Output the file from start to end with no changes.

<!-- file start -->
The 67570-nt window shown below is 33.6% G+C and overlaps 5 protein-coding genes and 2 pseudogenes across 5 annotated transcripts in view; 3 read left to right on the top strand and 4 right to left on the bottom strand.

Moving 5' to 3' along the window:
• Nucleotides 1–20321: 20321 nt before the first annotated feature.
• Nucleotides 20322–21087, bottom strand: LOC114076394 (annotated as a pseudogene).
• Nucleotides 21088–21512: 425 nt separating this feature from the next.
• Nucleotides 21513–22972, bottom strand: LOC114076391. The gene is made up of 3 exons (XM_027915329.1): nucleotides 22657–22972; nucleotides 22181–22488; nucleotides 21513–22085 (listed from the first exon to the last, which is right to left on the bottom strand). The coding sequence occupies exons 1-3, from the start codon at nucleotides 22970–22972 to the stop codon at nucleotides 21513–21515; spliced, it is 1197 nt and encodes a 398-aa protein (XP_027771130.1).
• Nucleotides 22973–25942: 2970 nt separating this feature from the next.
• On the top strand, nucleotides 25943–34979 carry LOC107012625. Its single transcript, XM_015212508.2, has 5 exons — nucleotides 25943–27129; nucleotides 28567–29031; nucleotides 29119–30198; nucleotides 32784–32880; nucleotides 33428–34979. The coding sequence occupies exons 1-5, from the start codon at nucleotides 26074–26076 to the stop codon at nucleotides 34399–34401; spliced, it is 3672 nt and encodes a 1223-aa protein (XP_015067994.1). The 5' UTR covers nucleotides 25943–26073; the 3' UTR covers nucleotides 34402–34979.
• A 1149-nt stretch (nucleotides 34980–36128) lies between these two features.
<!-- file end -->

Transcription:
The 67570-nt window shown below is 33.6% G+C and overlaps 5 protein-coding genes and 2 pseudogenes across 5 annotated transcripts in view; 3 read left to right on the top strand and 4 right to left on the bottom strand.

Moving 5' to 3' along the window:
• Nucleotides 1–20321: 20321 nt before the first annotated feature.
• Nucleotides 20322–21087, bottom strand: LOC114076394 (annotated as a pseudogene).
• Nucleotides 21088–21512: 425 nt separating this feature from the next.
• Nucleotides 21513–22972, bottom strand: LOC114076391. The gene is made up of 3 exons (XM_027915329.1): nucleotides 22657–22972; nucleotides 22181–22488; nucleotides 21513–22085 (listed from the first exon to the last, which is right to left on the bottom strand). The coding sequence occupies exons 1-3, from the start codon at nucleotides 22970–22972 to the stop codon at nucleotides 21513–21515; spliced, it is 1197 nt and encodes a 398-aa protein (XP_027771130.1).
• Nucleotides 22973–25942: 2970 nt separating this feature from the next.
• On the top strand, nucleotides 25943–34979 carry LOC107012625. Its single transcript, XM_015212508.2, has 5 exons — nucleotides 25943–27129; nucleotides 28567–29031; nucleotides 29119–30198; nucleotides 32784–32880; nucleotides 33428–34979. The coding sequence occupies exons 1-5, from the start codon at nucleotides 26074–26076 to the stop codon at nucleotides 34399–34401; spliced, it is 3672 nt and encodes a 1223-aa protein (XP_015067994.1). The 5' UTR covers nucleotides 25943–26073; the 3' UTR covers nucleotides 34402–34979.
• A 1149-nt stretch (nucleotides 34980–36128) lies between these two features.